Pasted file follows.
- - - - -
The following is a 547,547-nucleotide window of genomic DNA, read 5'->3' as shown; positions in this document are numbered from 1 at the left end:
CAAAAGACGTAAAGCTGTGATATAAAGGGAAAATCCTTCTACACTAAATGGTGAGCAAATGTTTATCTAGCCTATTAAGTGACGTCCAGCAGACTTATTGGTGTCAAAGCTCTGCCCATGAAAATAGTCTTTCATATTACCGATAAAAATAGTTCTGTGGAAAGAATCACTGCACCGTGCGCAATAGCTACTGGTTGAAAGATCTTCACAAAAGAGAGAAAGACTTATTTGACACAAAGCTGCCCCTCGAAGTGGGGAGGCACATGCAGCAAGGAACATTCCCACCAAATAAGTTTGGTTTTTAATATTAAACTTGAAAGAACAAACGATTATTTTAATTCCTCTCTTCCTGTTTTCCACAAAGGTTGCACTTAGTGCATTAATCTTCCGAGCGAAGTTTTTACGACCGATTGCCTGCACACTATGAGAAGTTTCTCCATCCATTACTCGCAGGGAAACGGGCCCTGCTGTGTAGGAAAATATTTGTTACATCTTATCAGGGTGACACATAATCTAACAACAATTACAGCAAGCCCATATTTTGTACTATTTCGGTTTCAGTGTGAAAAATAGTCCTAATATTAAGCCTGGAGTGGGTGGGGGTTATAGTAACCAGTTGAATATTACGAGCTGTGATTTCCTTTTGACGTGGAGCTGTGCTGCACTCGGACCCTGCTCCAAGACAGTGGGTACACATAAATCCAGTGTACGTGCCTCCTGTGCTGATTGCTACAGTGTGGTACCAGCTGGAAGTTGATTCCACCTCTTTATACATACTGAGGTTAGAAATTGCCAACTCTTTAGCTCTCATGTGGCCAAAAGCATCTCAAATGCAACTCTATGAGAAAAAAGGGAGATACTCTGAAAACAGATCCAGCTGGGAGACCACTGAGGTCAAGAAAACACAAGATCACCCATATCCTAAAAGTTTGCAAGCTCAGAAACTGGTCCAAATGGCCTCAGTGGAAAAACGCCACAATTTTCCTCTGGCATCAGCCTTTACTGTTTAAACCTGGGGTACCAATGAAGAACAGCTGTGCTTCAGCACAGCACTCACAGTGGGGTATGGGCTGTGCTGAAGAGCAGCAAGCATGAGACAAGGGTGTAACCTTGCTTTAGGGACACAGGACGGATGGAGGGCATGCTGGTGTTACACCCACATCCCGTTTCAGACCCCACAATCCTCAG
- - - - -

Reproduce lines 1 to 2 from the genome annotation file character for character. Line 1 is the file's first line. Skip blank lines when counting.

The following is a 547,547-nucleotide window of genomic DNA, read 5'->3' as shown; positions in this document are numbered from 1 at the left end:
CAAAAGACGTAAAGCTGTGATATAAAGGGAAAATCCTTCTACACTAAATGGTGAGCAAATGTTTATCTAGCCTATTAAGTGACGTCCAGCAGACTTATTGGTGTCAAAGCTCTGCCCATGAAAATAGTCTTTCATATTACCGATAAAAATAGTTCTGTGGAAAGAATCACTGCACCGTGCGCAATAGCTACTGGTTGAAAGATCTTCACAAAAGAGAGAAAGACTTATTTGACACAAAGCTGCCCCTCGAAGTGGGGAGGCACATGCAGCAAGGAACATTCCCACCAAATAAGTTTGGTTTTTAATATTAAACTTGAAAGAACAAACGATTATTTTAATTCCTCTCTTCCTGTTTTCCACAAAGGTTGCACTTAGTGCATTAATCTTCCGAGCGAAGTTTTTACGACCGATTGCCTGCACACTATGAGAAGTTTCTCCATCCATTACTCGCAGGGAAACGGGCCCTGCTGTGTAGGAAAATATTTGTTACATCTTATCAGGGTGACACATAATCTAACAACAATTACAGCAAGCCCATATTTTGTACTATTTCGGTTTCAGTGTGAAAAATAGTCCTAATATTAAGCCTGGAGTGGGTGGGGGTTATAGTAACCAGTTGAATATTACGAGCTGTGATTTCCTTTTGACGTGGAGCTGTGCTGCACTCGGACCCTGCTCCAAGACAGTGGGTACACATAAATCCAGTGTACGTGCCTCCTGTGCTGATTGCTACAGTGTGGTACCAGCTGGAAGTTGATTCCACCTCTTTATACATACTGAGGTTAGAAATTGCCAACTCTTTAGCTCTCATGTGGCCAAAAGCATCTCAAATGCAACTCTATGAGAAAAAAGGGAGATACTCTGAAAACAGATCCAGCTGGGAGACCACTGAGGTCAAGAAAACACAAGATCACCCATATCCTAAAAGTTTGCAAGCTCAGAAACTGGTCCAAATGGCCTCAGTGGAAAAACGCCACAATTTTCCTCTGGCATCAGCCTTTACTGTTTAAACCTGGGGTACCAATGAAGAACAGCTGTGCTTCAGCACAGCACTCACAGTGGGGTATGGGCTGTGCTGAAGAGCAGCAAGCATGAGACAAGGGTGTAACCTTGCTTTAGGGACACAGGACGGATGGAGGGCATGCTGGTGTTACACCCACATCCCGTTTCAGACCCCACAATCCTCAG